[4] With the aim of being set as Washington's puppet in Haiti, Mr Apaid was given double Haitian and American nationality.

[5] François and Jean-Claude Duvalier, also known as "Papa doc" and "Baby doc", established an anti-communist dictatorship from 1957 through 1986.

[6] Group 184 brings together union, press officials and employers, under supervision of the National Endowment for Democracy, "overtly" controlled by the CIA.

[7] A lawsuit against French state employees should be filed shortly by Gilbert Collard in the name of the victims' families.

[8] On January 4th, 1794, the Convention abolishes slavery. The decree applies to then-French colonial interests in Haiti. First Consul Napoléon Bonaparte, was however then rushed by his wife's family (which owned large plantations in the Carribean) to re-establishes slavery. Toussaint Louverture, in the name of the 1789 Declaration of the Rights of Man and of Citizens, then proclaims the autonomist constitution. Bonaparte sends his brother-in-law, General Leclerc, to crush the rebels. The latter was defeated by Louverture, Dessalines and Christophe. On the 1st of January 1804, the first Negro republic of the Americas was proclaimed.

[9] Interviews in Port-au-Prince on the easy border crossing by former soldiers into Haiti by Dominique Levanti, AFP International, February 23, 2004.

[10] Baudoin Jacques Kétant is likely to be tried with Colonel Michel François. The latter was no.2 in Raoul Cedras' military regime that overthrew Aristide. Liege man of the United States, he was trained at the School of the Americas, and is now hiding in Honduras.

Source: /Thierry Meyssan is a Journalist and writer, president of Réseau Voltaire. Its views are not necessarily those of PETROLEUM WORLD.

*   *   *   *   *'s 25 Best Selling Books



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1493: Uncovering the New World Columbus Created

By Charles C. Mann

I’m a big fan of Charles Mann’s previous book 1491: New Revelations of the Americas Before Columbus, in which he provides a sweeping and provocative examination of North and South America prior to the arrival of Christopher Columbus. It’s exhaustively researched but so wonderfully written that it’s anything but exhausting to read. With his follow-up, 1493, Mann has taken it to a new, truly global level. Building on the groundbreaking work of Alfred Crosby (author of The Columbian Exchange and, I’m proud to say, a fellow Nantucketer), Mann has written nothing less than the story of our world: how a planet of what were once several autonomous continents is quickly becoming a single, “globalized” entity.

Mann not only talked to countless scientists and researchers; he visited the places he writes about, and as a consequence, the book has a marvelously wide-ranging yet personal feel as we follow Mann from one far-flung corner of the world to the next. And always, the prose is masterful. In telling the improbable story of how Spanish and Chinese cultures collided in the Philippines in the sixteenth century, he takes us to the island of Mindoro whose “southern coast consists of a number of small bays, one next to another like tooth marks in an apple.” We learn how the spread of malaria, the potato, tobacco, guano, rubber plants, and sugar cane have disrupted and convulsed the planet and will continue to do so until we are finally living on one integrated or at least close-to-integrated Earth. Whether or not the human instigators of all this remarkable change will survive the process they helped to initiate more than five hundred years ago remains, Mann suggests in this monumental and revelatory book, an open question.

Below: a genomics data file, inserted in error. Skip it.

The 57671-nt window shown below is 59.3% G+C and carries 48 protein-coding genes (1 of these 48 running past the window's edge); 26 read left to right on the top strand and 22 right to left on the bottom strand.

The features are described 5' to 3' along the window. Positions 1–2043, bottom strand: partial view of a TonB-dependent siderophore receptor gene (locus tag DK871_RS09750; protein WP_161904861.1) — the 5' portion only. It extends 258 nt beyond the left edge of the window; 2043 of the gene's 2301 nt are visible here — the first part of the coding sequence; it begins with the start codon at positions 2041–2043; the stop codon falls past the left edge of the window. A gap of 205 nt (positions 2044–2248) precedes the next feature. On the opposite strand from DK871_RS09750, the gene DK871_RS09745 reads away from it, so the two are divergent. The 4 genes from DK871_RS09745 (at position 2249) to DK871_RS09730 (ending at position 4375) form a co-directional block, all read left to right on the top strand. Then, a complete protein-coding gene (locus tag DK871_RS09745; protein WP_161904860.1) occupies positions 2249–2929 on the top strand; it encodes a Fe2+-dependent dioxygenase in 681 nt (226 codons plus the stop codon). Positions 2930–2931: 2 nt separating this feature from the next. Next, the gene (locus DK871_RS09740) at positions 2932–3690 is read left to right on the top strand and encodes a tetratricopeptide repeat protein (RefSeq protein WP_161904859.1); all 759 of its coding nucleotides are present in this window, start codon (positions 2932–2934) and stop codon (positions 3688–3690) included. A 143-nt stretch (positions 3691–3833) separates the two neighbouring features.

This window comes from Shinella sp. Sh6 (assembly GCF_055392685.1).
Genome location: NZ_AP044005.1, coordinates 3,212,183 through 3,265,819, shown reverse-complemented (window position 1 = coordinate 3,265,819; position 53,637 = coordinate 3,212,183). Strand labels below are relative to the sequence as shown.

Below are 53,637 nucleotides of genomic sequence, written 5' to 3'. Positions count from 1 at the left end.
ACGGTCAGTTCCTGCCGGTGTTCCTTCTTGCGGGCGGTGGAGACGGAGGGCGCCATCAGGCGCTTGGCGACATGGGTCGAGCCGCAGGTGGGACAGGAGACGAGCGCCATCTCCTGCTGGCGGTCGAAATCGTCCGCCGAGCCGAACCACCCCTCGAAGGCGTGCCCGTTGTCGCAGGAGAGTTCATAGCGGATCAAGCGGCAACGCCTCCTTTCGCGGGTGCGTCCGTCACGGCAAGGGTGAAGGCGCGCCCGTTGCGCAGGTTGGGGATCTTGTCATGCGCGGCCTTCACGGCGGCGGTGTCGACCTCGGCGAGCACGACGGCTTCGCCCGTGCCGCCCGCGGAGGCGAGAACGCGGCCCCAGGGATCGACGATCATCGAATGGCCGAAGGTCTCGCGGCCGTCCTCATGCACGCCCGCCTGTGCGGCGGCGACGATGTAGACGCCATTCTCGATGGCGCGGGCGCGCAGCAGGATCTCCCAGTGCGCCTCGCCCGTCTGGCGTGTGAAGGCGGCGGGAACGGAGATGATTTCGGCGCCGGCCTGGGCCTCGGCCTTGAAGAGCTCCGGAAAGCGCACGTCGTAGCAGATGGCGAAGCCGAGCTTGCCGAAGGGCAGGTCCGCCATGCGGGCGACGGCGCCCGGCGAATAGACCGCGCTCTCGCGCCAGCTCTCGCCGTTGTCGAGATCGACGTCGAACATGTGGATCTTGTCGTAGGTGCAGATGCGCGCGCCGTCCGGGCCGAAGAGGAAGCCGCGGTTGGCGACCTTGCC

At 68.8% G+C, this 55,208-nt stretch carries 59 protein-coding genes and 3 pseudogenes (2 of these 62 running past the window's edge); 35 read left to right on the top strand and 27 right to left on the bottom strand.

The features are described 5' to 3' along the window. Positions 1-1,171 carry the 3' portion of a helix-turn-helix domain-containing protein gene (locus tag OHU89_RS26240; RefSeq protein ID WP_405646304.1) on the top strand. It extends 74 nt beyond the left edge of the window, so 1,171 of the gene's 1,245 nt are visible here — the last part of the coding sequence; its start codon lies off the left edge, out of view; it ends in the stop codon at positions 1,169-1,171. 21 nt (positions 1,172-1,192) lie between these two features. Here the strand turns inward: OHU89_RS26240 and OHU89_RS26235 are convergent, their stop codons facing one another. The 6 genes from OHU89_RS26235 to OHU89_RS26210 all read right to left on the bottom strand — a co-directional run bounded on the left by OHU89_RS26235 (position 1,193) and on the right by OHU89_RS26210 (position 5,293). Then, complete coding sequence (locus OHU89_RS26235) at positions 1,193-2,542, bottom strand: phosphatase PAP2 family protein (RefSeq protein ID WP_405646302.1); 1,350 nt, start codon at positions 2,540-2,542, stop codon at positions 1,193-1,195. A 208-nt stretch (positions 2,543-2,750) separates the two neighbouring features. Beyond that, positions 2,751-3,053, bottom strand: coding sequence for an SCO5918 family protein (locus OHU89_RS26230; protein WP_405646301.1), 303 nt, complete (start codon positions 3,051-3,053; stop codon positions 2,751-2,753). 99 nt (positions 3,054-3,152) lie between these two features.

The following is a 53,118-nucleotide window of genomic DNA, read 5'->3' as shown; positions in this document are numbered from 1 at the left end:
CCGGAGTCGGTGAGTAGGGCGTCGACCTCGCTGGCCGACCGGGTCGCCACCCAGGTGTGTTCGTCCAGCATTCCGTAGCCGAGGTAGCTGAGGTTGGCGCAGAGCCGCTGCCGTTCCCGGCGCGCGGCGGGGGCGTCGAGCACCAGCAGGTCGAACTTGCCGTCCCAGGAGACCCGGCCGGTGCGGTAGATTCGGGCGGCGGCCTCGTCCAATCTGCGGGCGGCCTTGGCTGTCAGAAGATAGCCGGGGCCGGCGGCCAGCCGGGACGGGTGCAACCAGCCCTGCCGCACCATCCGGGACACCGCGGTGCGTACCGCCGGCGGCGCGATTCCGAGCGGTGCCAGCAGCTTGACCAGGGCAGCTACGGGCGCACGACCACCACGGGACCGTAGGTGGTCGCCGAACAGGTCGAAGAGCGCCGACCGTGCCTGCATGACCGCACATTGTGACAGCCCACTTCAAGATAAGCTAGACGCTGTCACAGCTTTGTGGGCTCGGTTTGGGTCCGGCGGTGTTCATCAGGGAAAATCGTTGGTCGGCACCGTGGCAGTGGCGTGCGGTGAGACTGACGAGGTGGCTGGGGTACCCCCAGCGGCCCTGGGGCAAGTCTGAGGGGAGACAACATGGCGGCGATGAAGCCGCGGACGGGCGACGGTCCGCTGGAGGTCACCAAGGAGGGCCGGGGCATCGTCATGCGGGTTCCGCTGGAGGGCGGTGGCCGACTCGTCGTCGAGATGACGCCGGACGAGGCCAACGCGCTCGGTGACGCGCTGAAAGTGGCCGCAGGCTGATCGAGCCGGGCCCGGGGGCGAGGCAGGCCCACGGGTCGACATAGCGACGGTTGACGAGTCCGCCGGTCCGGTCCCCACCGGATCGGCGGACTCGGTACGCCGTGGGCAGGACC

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Strategic Vision: America and the Crisis of Global Power

By Zbigniew Brzezinski

By 1991, following the disintegration first of the Soviet bloc and then of the Soviet Union itself, the United States was left standing tall as the only global super-power. Not only the 20th but even the 21st century seemed destined to be the American centuries. But that super-optimism did not last long. During the last decade of the 20th century and the first decade of the 21st century, the stock market bubble and the costly foreign unilateralism of the younger Bush presidency, as well as the financial catastrophe of 2008 jolted America—and much of the West—into a sudden recognition of its systemic vulnerability to unregulated greed. Moreover, the East was demonstrating a surprising capacity for economic growth and technological innovation. That prompted new anxiety about the future, including even about America’s status as the leading world power. This book is a response to a challenge. It argues that without an America that is economically vital, socially appealing, responsibly powerful, and capable of sustaining an intelligent foreign engagement, the geopolitical prospects for the West could become increasingly grave. The ongoing changes in the distribution of global power and mounting global strife make it all the more essential that America does not retreat into an ignorant garrison-state mentality or wallow in cultural hedonism but rather becomes more strategically deliberate and historically enlightened in its global engagement with the new East.

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The White Masters of the World

From The World and Africa, 1965

By W. E. B. Du Bois

W. E. B. Du Bois’ Arraignment and Indictment of White Civilization (Fletcher)

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Ancient African Nations

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The Death of Emmett Till by Bob Dylan  The Lonesome Death of Hattie Carroll  Only a Pawn in Their Game

Rev. Jesse Lee Peterson Thanks America for Slavery / George Jackson  / Hurricane Carter

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The Journal of Negro History issues at Project Gutenberg

The Haitian Declaration of Independence 1804  / January 1, 1804 -- The Founding of Haiti 

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Related files: Amnesty International on Haiti  Why They Had to Crush Aristide  Washington and Paris overthrow Aristide  Haiti's Murderous Army Reborn   

Dialogue between Two   Haitians  In Defense of Aristide  Aristide Under Lock and Key   Freed rights abusers back in the streets  Dreams Buried in Freedom’s Coffin  Maxine Waters to Colin Powell